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1957: Troops end Little Rock school crisis

AUDIO : America's President Eisenhower warns against mobs race actions

Nine black children have finally been able to attend Central High School in Little Rock, Arkansas. But they had to be surrounded by more than 1,000 US paratroopers to protect them from segregationist whites.

On the orders of President Dwight D Eisenhower, the troops arrived last night in full battledress with fixed bayonets and rifles and took over from local police following three weeks of disturbances.

The children, six girls and three boys, had to walk through a cordon to get to the school building.

Outside about 1,500 whites demonstrated and at least seven were arrested.

Inside, students were warned by the commanding officer, General Walker, that anyone who disrupted the school day would be handed over to local police.

Symbol of southern resistance

In 1954 the US Supreme Court ruled segregated schools were unconstitutional.

The decision was prompted by a case brought by the NAACP (National Association for the Advancement of Coloured People) on behalf of a black schoolgirl from Kansas forced to attend a blacks-only school.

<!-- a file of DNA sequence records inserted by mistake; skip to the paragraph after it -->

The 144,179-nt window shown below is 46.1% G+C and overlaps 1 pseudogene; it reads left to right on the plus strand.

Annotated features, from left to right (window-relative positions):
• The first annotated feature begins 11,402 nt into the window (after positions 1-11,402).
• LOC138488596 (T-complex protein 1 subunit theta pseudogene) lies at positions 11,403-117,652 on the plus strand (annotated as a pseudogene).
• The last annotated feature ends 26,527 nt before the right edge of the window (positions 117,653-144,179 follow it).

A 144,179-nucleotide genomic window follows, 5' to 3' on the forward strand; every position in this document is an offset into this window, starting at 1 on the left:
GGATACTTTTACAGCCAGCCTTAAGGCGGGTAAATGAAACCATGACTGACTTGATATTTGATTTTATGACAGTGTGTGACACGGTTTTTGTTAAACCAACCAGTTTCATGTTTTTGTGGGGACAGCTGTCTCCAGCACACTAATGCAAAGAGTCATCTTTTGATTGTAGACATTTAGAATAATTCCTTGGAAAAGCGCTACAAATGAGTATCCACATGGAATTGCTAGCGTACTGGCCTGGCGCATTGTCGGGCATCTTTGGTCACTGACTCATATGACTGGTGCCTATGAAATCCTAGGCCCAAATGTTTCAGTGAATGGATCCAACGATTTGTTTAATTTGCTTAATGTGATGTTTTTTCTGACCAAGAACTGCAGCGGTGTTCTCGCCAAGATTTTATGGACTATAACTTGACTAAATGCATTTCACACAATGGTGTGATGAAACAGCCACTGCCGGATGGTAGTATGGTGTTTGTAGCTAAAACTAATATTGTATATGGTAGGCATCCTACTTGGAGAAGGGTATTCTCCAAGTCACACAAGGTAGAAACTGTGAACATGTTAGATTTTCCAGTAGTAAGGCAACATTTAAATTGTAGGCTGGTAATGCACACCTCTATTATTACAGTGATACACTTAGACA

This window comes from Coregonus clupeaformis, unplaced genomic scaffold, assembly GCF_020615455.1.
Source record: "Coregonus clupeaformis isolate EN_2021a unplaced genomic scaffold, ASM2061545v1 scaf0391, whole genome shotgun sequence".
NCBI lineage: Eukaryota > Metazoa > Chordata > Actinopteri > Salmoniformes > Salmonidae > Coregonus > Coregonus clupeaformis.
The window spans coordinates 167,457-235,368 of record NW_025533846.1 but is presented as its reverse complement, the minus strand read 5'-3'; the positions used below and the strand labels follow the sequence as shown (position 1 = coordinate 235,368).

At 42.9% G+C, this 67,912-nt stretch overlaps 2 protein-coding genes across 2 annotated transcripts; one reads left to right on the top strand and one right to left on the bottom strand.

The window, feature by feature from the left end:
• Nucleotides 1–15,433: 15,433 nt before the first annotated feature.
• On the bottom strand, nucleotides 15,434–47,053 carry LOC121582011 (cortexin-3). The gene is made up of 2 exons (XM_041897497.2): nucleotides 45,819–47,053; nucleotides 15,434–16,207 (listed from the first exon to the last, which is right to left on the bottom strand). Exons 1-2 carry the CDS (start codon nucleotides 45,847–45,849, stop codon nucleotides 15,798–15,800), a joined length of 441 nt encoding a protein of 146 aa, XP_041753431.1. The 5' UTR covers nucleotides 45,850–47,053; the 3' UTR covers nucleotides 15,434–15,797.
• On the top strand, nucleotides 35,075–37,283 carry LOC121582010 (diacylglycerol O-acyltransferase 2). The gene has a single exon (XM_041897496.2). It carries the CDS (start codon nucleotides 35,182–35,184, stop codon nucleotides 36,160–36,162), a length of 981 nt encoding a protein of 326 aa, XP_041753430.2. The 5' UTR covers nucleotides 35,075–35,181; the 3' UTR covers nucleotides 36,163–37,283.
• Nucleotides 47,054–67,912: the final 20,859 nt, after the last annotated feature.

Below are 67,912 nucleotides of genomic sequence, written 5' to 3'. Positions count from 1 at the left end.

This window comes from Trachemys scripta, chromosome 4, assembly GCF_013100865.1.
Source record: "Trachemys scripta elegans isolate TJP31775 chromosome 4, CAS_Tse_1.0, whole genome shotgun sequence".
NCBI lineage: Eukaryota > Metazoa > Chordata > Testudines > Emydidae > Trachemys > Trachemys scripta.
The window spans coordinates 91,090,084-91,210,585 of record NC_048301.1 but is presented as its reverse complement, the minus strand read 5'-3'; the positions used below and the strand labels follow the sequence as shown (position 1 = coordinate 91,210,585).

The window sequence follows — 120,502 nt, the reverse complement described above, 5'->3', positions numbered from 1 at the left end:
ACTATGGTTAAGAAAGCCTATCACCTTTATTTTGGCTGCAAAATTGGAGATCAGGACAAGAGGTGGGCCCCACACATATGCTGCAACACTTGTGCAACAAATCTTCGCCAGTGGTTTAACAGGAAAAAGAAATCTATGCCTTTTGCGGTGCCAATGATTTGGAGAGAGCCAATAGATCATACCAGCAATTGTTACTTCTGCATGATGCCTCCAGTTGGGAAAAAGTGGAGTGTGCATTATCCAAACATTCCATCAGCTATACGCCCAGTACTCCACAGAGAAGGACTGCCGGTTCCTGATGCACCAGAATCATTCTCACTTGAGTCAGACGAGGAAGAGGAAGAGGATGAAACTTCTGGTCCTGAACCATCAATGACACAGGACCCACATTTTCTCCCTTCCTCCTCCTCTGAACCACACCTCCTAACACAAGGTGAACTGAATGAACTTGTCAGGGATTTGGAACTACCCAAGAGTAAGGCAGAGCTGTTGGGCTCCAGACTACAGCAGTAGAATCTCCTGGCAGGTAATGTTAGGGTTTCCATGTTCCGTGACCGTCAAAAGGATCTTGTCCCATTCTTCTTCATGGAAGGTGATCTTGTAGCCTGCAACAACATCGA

But Arkansas Governor Orval Faubus refused to abide by the ruling.

Little Rock became of symbol of southern resistance to government attempts to desegregate American society.

On 2 September this year the governor ordered Arkansas state troops to stop the nine black children attending school. Three weeks later he was forced to withdraw them by a federal judge.

But a white mob took over the streets and the mayor of the city appealed to the president to help to control the situation.

The southern governors are meeting today to find a way of persuading the president to withdraw the troops.

After yesterday's disturbances, the city was calm.

But once the troops are gone it is feared the white mob may retaliate against the 30,000 black residents at Little Rock, especially leaders of the NAACP.

In Context
A year later Little Rock's white residents voted to close the high schools rather than keep them open on a desegregated basis.

They re-opened as desegregated schools in 1959 after the Supreme Court refused to allow them to be turned into private schools and therefore be exempt from desegregation.

Governor Faubus' resistance to integration was popular with locals and he remained governor for the next ten years. In 1986 he ran for governor once more but was beaten by Bill Clinton.

In 1964 the Civil Rights Law prohibited racial discrimination in education, employment or in public places.

However, the move to desegregate schools received a setback in 1974 when a Supreme Court decision banned plans to mix schools across city-suburban boundaries. It has meant central city schools have become increasingly attended by non-white students.


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